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Is there any means to distinguish language from music?


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Is there any means to distinguish language from music?

In contrast to philosophy and the sciences, which impart knowledge, the elements of art which come together for the purpose of knowledge never culminate in a decision. But is music really a non-decisive language? Of its various intentions one of the most urgent seems to be the assertion ‘This is how it is’, the decisive, even the magisterial confirmation of something that has not been explicitly stated. In the supreme moments of great music, and they are often the most violent moments – one instance is the beginning of the recapitulation in the first movement of the Ninth Symphony – this intention becomes eloquently unambiguous by virtue of the sheer power of its context. Its echo can be heard, in a parodied form, in trivial pieces of music. Musical form, the totality in which a musical context acquires authenticity, cannot really be separated from the attempt to graft the gesture of decision on to the non-decisive medium. On occasion this succeeds so well that the art stands on the brink of yielding to assault from the dominating impulse of logic.

This means that the distinction between music and language cannot be established simply by examining their particular features. It only works by considering them as totalities. Or rather, by looking at their direction, their ‘tendency’, in the sense of the ‘telos’ of music. Intentional language wants to mediate the absolute, and the absolute escapes language for every specific intention, leaves each one behind because each is limited. Music finds the absolute immediately, but at the moment of discovery it becomes obscured, just as too powerful a light dazzles the eyes, preventing them from seeing things which are perfectly visible.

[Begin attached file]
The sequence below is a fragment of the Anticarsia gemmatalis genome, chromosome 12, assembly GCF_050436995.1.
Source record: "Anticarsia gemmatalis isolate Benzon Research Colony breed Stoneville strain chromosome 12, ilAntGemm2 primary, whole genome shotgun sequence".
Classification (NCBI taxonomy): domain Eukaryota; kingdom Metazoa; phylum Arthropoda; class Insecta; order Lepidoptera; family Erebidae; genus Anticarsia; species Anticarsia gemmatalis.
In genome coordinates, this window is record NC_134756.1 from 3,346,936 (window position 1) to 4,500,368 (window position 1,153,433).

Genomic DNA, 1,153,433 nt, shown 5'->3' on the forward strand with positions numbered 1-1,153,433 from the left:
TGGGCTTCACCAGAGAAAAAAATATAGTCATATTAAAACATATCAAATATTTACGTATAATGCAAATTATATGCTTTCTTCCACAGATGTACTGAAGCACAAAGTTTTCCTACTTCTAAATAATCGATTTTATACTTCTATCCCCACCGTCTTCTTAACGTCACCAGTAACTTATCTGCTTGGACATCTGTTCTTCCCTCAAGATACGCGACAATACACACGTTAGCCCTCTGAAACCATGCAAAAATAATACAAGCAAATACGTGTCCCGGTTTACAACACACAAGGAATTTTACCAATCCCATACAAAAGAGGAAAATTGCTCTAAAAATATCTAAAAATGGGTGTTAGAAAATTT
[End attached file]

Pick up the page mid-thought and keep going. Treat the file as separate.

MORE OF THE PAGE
Music shows a further resemblance to language in the fact that, as a medium facing shipwreck, it is sent like intentional language on an odyssey of unending mediation in order to bring the impossible back home. But its form of mediation and the mediation of intentional language unfold according to different laws: not in a system of mutually dependent meanings, but by their lethal absorption into a system of interconnections which can alone redeem the meanings it overrides in each individual instance. With music intentions are broken and scattered out of their own force and reassembled in the configuration of the Name.

In order to distinguish music from the mere succession of sensuous stimuli it has been termed a structured or meaningful totality. These terms may be acceptable in as much as nothing in music stands alone. Everything becomes what it is in memory and in expectation through its physical contiguity with its neighbour and its mental connection with what is distant from it. But the totality is different from the totality of meaning created by intentional language. Indeed it realizes itself in opposition to intentions, integrating them by the process of negating each individual, unspecifiable one. Music as a whole incorporates intentions not by diluting them into a still higher, more abstract intention, but by setting out to proclaim the non-intentioned at the moment when all intentions converge and are fused together. Thus music is almost the opposite of a meaningful totality, even when it seems to create one in contrast to mere sensuous existence. This is the source of the temptation it feels to abstain from all meaning from a sense of its own power, to act, in short, as if it were the direct expression of the Name.

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  • Posted On April 19, 2012
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